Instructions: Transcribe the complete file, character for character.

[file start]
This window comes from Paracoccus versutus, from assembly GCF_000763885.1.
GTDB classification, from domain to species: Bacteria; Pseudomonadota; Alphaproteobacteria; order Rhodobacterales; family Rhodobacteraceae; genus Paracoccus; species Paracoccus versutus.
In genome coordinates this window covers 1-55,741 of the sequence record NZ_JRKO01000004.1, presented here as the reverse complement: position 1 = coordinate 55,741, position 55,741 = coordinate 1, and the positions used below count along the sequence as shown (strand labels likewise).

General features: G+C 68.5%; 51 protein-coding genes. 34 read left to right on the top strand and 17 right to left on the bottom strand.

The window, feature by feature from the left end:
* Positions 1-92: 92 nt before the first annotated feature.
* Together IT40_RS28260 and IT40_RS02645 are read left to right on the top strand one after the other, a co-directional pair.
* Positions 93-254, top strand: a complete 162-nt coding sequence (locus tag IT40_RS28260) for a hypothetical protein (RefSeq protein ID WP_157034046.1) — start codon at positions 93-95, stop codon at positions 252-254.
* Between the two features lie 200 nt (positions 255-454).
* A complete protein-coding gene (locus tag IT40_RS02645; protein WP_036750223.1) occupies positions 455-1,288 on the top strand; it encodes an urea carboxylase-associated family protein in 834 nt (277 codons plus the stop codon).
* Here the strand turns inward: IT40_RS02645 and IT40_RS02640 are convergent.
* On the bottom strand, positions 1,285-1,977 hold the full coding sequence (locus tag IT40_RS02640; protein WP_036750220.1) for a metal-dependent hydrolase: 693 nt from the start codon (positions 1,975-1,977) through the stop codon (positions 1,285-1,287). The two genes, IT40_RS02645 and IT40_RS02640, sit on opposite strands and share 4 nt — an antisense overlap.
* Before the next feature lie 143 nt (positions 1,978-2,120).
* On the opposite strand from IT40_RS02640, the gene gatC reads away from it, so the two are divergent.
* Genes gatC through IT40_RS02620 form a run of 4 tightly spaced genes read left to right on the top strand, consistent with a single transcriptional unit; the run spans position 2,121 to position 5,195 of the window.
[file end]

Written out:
This window comes from Paracoccus versutus, from assembly GCF_000763885.1.
GTDB classification, from domain to species: Bacteria; Pseudomonadota; Alphaproteobacteria; order Rhodobacterales; family Rhodobacteraceae; genus Paracoccus; species Paracoccus versutus.
In genome coordinates this window covers 1-55,741 of the sequence record NZ_JRKO01000004.1, presented here as the reverse complement: position 1 = coordinate 55,741, position 55,741 = coordinate 1, and the positions used below count along the sequence as shown (strand labels likewise).

General features: G+C 68.5%; 51 protein-coding genes. 34 read left to right on the top strand and 17 right to left on the bottom strand.

The window, feature by feature from the left end:
* Positions 1-92: 92 nt before the first annotated feature.
* Together IT40_RS28260 and IT40_RS02645 are read left to right on the top strand one after the other, a co-directional pair.
* Positions 93-254, top strand: a complete 162-nt coding sequence (locus tag IT40_RS28260) for a hypothetical protein (RefSeq protein ID WP_157034046.1) — start codon at positions 93-95, stop codon at positions 252-254.
* Between the two features lie 200 nt (positions 255-454).
* A complete protein-coding gene (locus tag IT40_RS02645; protein WP_036750223.1) occupies positions 455-1,288 on the top strand; it encodes an urea carboxylase-associated family protein in 834 nt (277 codons plus the stop codon).
* Here the strand turns inward: IT40_RS02645 and IT40_RS02640 are convergent.
* On the bottom strand, positions 1,285-1,977 hold the full coding sequence (locus tag IT40_RS02640; protein WP_036750220.1) for a metal-dependent hydrolase: 693 nt from the start codon (positions 1,975-1,977) through the stop codon (positions 1,285-1,287). The two genes, IT40_RS02645 and IT40_RS02640, sit on opposite strands and share 4 nt — an antisense overlap.
* Before the next feature lie 143 nt (positions 1,978-2,120).
* On the opposite strand from IT40_RS02640, the gene gatC reads away from it, so the two are divergent.
* Genes gatC through IT40_RS02620 form a run of 4 tightly spaced genes read left to right on the top strand, consistent with a single transcriptional unit; the run spans position 2,121 to position 5,195 of the window.